My name is Alana Solomon and I am an artist, writer, and Binghamton undergrad majoring in medieval and early modern history.
I was raised in central California and Seattle, Washington. This blog is my journal, as well as a space for documenting creative processes and art projects and sharing sources of inspiration.
Here is the ever-evolving blogroll, and a bibliography of sources cited in posts.
I grew up surrounded by artists and musicians, and my background is in the radical punk scene. I spent a good part of my 20’s traveling the US and living in communal houses/squats/outdoors/in a van/etc. The general DIY ethos of these early experiences continues to inform my work.
Above, left: On my way to the Hermiston trainyard, 2001.
Right: Stopping for a coffee break while touring, 2009.
In my early 20’s I became interested writings about trauma and the body, particularly Judith Herman’s Trauma and Recovery as well as the works of Elaine Scarry and Carolyn Walker Bynum. Through Bynum’s Holy Feast and Holy Fast, I became aware of the writings of Catherine of Siena and other medieval/early-modern Christian mystics. I knew these women weren’t backwards, superstitious teenagers from some dark age, but brilliant, thoughtful, capable women. Their words resonated with me beyond those of the many heroes and influences I’d known before.
Saints Catherine of Siena, Clare of Assisi, and Teresa of Avila, from the 2016 street series.
I attempted to get to the heart and root of their revelations and beliefs, while pretending that they came to their conclusions independently (or in spite of) their religiousity. However, it became became increasingly obvious that this was intellectually, philosophically, and spiritually dishonest, and that their faith was not merely a circumstance of their own culture, time, and place which they couldn’t avoid. In trying to understand these women, I was setting aside the very foundation and heart of the matter. Examining their lives and experiences as an integrated whole- and actually listening to them- became the germinal point for a series of extreme changes in my life, including converting (or rather, it turns out, reverting) to the Catholic faith, as well as my return to the classroom and my eventual academic path.
Above: Diary page, 2013. Anne Carson quote and etching of chapel door (artist unknown).
I mean to use the shop as a place to show any artworks of mine (paintings, prayer cards, sewn works, and so on) on offer for purchase, as well as printed work. I would consider including writings by others in the future, from research to zine-style compilations and personal stories, particularly on topics such as trauma, travel, apologetics, poetry, and creative endeavors. My goal is for all booklets, pamphlets, chapbooks, and zines to be carefully curated, beautifully designed and formatted, simply printed, and affordable. In time, I’d consider featuring classic material on and by Saints and Catholic authors of note, as well as general Catechesis and information on practices for laypersons. I am particularly interested in the early Desert Mothers, mystics, and women of the medieval Church.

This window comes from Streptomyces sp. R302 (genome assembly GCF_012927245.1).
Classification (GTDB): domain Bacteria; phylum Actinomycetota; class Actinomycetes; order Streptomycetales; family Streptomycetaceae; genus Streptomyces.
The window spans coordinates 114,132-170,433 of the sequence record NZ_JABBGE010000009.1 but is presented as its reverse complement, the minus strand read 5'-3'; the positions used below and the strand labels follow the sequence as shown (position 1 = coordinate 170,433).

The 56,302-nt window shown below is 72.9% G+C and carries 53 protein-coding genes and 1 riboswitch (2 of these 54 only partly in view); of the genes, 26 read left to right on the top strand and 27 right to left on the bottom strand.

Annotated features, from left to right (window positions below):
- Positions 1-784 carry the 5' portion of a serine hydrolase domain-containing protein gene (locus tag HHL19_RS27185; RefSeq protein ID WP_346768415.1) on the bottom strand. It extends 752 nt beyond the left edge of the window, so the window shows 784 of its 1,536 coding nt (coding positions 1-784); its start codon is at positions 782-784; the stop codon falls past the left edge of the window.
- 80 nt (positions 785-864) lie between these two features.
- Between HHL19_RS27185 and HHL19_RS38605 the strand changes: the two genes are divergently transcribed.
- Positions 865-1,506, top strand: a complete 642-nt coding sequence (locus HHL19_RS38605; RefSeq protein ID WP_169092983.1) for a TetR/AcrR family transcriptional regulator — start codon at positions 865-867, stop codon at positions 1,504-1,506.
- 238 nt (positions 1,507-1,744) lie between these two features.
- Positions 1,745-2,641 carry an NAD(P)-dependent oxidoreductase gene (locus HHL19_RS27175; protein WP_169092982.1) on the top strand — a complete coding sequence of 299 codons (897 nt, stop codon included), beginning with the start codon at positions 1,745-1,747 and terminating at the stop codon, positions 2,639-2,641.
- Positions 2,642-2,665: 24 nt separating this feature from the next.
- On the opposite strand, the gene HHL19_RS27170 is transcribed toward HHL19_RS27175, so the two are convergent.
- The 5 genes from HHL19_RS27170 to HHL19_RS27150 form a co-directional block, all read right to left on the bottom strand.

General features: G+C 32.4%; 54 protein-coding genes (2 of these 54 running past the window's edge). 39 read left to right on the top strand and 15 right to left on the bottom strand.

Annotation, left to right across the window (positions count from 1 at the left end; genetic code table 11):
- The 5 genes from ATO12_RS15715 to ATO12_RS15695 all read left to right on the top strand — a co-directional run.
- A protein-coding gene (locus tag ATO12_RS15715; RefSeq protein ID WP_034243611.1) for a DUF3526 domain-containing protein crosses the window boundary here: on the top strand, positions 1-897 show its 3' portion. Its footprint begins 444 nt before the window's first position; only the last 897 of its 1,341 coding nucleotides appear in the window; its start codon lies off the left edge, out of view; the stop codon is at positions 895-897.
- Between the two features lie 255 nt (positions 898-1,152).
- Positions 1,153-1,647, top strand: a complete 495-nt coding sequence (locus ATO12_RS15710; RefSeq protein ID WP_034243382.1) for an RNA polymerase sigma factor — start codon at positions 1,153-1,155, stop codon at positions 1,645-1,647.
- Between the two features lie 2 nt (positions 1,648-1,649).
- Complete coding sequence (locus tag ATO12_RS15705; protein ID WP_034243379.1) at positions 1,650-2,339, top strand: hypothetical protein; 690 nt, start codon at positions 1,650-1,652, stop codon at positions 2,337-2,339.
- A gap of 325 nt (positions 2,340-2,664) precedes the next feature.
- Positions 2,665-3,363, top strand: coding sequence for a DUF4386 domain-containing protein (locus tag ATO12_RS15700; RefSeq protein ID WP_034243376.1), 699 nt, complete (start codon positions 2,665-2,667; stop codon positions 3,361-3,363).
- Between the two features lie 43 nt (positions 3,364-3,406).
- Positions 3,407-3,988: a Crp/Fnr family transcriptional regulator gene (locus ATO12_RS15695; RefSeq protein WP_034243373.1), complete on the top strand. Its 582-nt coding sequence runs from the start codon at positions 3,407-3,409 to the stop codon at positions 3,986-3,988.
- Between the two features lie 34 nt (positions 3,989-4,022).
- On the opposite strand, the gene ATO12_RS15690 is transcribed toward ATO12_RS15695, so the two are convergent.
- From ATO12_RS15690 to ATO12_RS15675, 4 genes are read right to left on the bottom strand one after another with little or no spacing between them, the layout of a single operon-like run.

These booklets may or may not have an overtly Catholic viewpoint (for example, books of poetry or artworks), so long as they do not actively promote ideals counter to the loyalty of this Press to the Roman Catholic Church and the preservation, protection, development, refinement, and promulgation of Christ’s Church on earth.
Thank you for your interest.
Bynum, Caroline Walker. Holy Feast and Holy Fast: The Religious Significance of Food to Medieval Women. Berkeley: University of California Press, 1992. Print.
Carson, Anne. Plainwater: Essays and Poetry. New York: Alfred A. Knopf, 1995.
Herman, Judith Lewis. Trauma and Recovery: The Aftermath of Violence – from Domestic Abuse to Political Terror. New York, NY: Basic Books, 1992.
Scarry, Elaine. The Body in Pain: The Making and Unmaking of the World. New York: Oxford University Press, 1985.
Citing this page:
Solomon, Alana. “”I prayed and fasted. I read the mystics. I studied the martyrs…”.” Ortolana Studio & Press. Ortolana Studio & Press, 25 Sept. 2016.